And I’m beginning to think that the sheer process of being taken apart atom by atom and put back together again, why  it’s like coffee being put through a filter. It’s somehow a purifying process. It’s purified me, it’s cleansed me. And I   tell you, I think it’s going to allow me to realise the personal potential, I’ve been neglecting all these years.  That I’ve been obsessively pursuing goal after goal.

The key  to  creating  a great  horror  movie  is  in  the  build  up,  the  small moments,  that   contribute  to  the  overall   feeling.   Something  Cronenberg  does  quite  effectively,  as in here,  where  he  depicts  the  small hairs  growing  on  Brundle’s  bare  back.  But  it  is  the  following  sequence  of  scenes,  that  effectively  set  up  the  process of  transformation.    Brundle  is  now  more  energetic,  more  stronger,  and  he  does  not seem to tire  of  making  love  continously.  Veronica  however  is  concerned,  earlier  on  she  had  noted  him  filling  his  cup to the brim with sugar,  and  now  she  notices  the  hairs on his back growing much coarser.

You’re afraid to dive into the plasma pool, aren’t you? You’re afraid to be destroyed and recreated, aren’t you? I’ll bet you think that you woke me up about the flesh,don’t you? But you only know society’s straight line about the flesh. You can’t penetrate beyond society’s sick gray fear of the flesh! Drink deep or taste not the plasma spring!

Brundle’s  downfall  is  not  just  due  to  the tiny  mistake  he  made,  it  is  in  equal  part to his  blinded  vanity. The refusal  to see  the  truth,  the  path  on  which  he  is  hurtling down.   So  drunk  with  the success  of  his  “experiment”  is  Brundle  that   he  is unaware, that  the  very  “power”  he is  boasting  about  is  going to prove  his  nemesis.  Veronica’s  sensible  advice,  is  contemptuously  brushed  aside  as  mere  jealousy.   On  the  other  side is  Veronica,  initially  an  admirer  of  Seth’s   experiments,  she  becomes  a mute  witness  to  his  horrifying  transformation. But  it  is  in  the  last  20  odd  minutes,  that  Veronica’s  character  comes  into her own.   Add  to  it  she  also  has  to deal with  her  editor  Stathis  Boran(John  Getz),  her  editor, and an  opportunistic  sleaze  pot.  Someone who  seeks to exploit  Brundle’s  story  for  publicity,  and  lusts  after  Veronica.  Watch  out  for  the  last  20  minutes  of  the movie,  when their  three  lives  collide  with  devastating  results.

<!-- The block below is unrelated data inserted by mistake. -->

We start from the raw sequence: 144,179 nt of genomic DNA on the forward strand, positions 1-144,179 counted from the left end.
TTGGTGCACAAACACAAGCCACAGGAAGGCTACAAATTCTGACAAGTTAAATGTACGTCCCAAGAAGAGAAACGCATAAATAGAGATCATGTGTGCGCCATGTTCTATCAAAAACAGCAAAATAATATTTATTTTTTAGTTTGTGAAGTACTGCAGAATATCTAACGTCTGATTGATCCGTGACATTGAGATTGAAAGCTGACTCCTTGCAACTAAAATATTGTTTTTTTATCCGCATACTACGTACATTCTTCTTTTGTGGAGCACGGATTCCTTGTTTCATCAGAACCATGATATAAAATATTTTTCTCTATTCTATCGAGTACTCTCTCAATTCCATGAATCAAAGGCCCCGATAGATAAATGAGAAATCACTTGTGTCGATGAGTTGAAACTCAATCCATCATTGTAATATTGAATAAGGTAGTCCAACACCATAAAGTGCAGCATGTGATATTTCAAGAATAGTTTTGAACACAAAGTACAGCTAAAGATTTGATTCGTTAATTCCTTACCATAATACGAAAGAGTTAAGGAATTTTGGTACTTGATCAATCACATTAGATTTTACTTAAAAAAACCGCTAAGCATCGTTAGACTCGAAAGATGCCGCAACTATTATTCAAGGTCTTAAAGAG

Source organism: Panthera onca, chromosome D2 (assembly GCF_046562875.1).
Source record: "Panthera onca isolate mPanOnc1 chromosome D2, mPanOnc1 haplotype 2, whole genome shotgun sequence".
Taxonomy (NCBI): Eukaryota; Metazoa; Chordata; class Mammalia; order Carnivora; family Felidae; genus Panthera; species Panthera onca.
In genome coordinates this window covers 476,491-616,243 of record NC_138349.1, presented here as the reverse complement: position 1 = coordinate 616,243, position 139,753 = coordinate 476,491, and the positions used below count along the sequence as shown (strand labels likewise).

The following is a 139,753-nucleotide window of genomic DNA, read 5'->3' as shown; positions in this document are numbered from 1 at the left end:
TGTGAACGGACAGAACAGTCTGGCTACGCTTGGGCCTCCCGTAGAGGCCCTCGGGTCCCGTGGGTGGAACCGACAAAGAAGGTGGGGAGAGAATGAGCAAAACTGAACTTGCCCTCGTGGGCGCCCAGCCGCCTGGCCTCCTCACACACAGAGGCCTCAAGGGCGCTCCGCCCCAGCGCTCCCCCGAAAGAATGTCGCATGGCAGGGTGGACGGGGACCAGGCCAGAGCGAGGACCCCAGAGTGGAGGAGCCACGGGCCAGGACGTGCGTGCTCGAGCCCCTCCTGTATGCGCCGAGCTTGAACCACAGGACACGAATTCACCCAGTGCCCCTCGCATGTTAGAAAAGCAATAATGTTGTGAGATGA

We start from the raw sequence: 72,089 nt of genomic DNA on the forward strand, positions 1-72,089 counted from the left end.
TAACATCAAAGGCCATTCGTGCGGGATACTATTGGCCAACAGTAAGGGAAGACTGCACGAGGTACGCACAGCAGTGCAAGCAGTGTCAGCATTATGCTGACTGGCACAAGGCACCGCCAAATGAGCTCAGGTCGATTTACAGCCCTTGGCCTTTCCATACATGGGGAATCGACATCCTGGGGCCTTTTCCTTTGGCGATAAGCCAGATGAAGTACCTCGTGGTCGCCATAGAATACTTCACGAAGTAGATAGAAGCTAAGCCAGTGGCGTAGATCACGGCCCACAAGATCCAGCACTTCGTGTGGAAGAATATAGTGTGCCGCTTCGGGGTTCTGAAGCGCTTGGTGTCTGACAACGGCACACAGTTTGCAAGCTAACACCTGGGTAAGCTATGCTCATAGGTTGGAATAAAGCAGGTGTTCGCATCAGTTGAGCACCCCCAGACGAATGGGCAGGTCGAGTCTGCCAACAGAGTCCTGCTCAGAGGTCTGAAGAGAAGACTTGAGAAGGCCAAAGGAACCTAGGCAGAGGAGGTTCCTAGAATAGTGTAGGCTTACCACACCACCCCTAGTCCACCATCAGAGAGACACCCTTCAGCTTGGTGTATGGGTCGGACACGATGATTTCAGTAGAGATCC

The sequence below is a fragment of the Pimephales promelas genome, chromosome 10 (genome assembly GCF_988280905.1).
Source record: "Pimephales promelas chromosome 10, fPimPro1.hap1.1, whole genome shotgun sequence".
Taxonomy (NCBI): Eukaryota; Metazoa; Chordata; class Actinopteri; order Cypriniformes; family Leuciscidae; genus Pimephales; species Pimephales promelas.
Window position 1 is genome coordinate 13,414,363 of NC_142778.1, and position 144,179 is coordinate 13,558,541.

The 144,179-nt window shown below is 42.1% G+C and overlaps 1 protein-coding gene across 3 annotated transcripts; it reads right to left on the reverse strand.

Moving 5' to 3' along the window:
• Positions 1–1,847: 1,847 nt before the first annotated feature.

The  Fly like  most of   Cronenberg’s   movies  is  not  an  easy  watch.  Most  of  the  scenes  showing   Brundle’s  transformation,  are  done  with  make up,  and  not  much  special  effects, and  the   raw, realistic  feel,  can  be  quite  unsettling.   Especially  in  the  scene, where  Brundle  finds  the legs  coming  out  of  his  torso,  can be quite  a flincher.  Subtlety  is  not  one  of  Cronenberg’s  strong  points,  and  most  of  his  movies  have the  kind  of  the scenes,  that  could  just   make  you  turn  your  head  away or flinch.
But  it  is  not  just  the   gore  and  skin peeling off   scenes,it   is  the  more  deeper  horror  involved,  of  the protagonist,  rushing  headlong  into  destruction.  You  walk out  of  a  Cronenberg  movie,  unsettled   not  just  by  the gore,  but   also  by  the  rather  dark  cynical  tone.  And  that is  what   differentiates  his  movies  from  the standard  torture  porn  fests  like  Hostel  or Saw, his  exploration of  the  human pysche.
For  that  reason  alone  The  Fly  is  worth a watch.  And  the  movie  is  bookended  by  two  brilliant  performances, but  actors,  whom  i  consider  quite  underrated.  Jeff  Goldblum,  is  first  rate  as  Seth  Brundle,  the  protagonist  who  transforms  into the Fly, combining  child like innocence  with  a  wilful  arrogance,  and  then  his  expressions  in  the later  stages  are  poignant.  He  makes us  empathize  for  the  disfigured  character,  without  playing too much to the galleries. Geena  Davis,  again  another  underrated  performer,  is  brilliant,  especially  in the  final  scenes, when her character  undergoes  the  emotional  tumult.  And not  to forget  Cronenberg’s  long time collaborator, composer Howard  Shore, providing  an  unforgettable  music score.